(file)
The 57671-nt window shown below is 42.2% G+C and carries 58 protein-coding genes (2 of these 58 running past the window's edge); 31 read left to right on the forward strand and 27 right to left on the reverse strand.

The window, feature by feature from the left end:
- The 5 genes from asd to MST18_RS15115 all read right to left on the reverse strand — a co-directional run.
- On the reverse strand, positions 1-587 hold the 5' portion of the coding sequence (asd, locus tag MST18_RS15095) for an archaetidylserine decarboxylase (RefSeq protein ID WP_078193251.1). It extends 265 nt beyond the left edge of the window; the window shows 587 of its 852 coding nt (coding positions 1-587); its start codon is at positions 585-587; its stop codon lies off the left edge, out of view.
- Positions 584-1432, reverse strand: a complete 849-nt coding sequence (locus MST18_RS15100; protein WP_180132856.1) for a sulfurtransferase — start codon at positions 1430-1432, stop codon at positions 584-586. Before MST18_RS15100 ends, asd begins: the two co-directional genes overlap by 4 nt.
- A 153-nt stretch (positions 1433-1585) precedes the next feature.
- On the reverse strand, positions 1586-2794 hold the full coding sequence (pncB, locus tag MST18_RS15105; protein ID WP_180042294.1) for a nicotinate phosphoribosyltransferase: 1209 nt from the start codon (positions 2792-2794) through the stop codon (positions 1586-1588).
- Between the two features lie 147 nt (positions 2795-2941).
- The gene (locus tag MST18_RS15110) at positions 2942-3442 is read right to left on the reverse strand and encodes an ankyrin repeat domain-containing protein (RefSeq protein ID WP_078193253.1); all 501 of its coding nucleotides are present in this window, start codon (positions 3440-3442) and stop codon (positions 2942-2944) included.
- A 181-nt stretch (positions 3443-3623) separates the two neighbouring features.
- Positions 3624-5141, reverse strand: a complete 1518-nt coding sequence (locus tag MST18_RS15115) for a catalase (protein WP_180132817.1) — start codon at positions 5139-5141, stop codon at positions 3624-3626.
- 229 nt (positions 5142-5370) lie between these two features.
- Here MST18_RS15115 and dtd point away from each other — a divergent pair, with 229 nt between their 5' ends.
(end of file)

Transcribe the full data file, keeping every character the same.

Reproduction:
The 57671-nt window shown below is 42.2% G+C and carries 58 protein-coding genes (2 of these 58 running past the window's edge); 31 read left to right on the forward strand and 27 right to left on the reverse strand.

The window, feature by feature from the left end:
- The 5 genes from asd to MST18_RS15115 all read right to left on the reverse strand — a co-directional run.
- On the reverse strand, positions 1-587 hold the 5' portion of the coding sequence (asd, locus tag MST18_RS15095) for an archaetidylserine decarboxylase (RefSeq protein ID WP_078193251.1). It extends 265 nt beyond the left edge of the window; the window shows 587 of its 852 coding nt (coding positions 1-587); its start codon is at positions 585-587; its stop codon lies off the left edge, out of view.
- Positions 584-1432, reverse strand: a complete 849-nt coding sequence (locus MST18_RS15100; protein WP_180132856.1) for a sulfurtransferase — start codon at positions 1430-1432, stop codon at positions 584-586. Before MST18_RS15100 ends, asd begins: the two co-directional genes overlap by 4 nt.
- A 153-nt stretch (positions 1433-1585) precedes the next feature.
- On the reverse strand, positions 1586-2794 hold the full coding sequence (pncB, locus tag MST18_RS15105; protein ID WP_180042294.1) for a nicotinate phosphoribosyltransferase: 1209 nt from the start codon (positions 2792-2794) through the stop codon (positions 1586-1588).
- Between the two features lie 147 nt (positions 2795-2941).
- The gene (locus tag MST18_RS15110) at positions 2942-3442 is read right to left on the reverse strand and encodes an ankyrin repeat domain-containing protein (RefSeq protein ID WP_078193253.1); all 501 of its coding nucleotides are present in this window, start codon (positions 3440-3442) and stop codon (positions 2942-2944) included.
- A 181-nt stretch (positions 3443-3623) separates the two neighbouring features.
- Positions 3624-5141, reverse strand: a complete 1518-nt coding sequence (locus tag MST18_RS15115) for a catalase (protein WP_180132817.1) — start codon at positions 5139-5141, stop codon at positions 3624-3626.
- 229 nt (positions 5142-5370) lie between these two features.
- Here MST18_RS15115 and dtd point away from each other — a divergent pair, with 229 nt between their 5' ends.